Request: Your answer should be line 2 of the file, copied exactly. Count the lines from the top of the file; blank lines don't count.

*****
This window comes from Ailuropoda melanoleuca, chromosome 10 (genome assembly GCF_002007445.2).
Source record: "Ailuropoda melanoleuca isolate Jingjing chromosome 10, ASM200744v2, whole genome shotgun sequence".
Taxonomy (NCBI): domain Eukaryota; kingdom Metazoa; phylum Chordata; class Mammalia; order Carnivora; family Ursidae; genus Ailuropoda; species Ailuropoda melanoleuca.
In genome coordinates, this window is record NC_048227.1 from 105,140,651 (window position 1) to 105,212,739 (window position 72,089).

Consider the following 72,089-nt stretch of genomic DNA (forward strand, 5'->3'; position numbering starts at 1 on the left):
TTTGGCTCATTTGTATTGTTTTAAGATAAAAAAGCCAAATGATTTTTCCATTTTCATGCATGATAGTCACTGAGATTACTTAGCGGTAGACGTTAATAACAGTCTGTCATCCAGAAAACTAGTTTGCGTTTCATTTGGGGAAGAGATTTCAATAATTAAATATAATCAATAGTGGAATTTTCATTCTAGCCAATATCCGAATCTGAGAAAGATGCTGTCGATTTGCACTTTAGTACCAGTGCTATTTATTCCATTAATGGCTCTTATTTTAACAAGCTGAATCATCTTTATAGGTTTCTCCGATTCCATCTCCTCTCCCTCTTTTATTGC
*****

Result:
Source record: "Ailuropoda melanoleuca isolate Jingjing chromosome 10, ASM200744v2, whole genome shotgun sequence".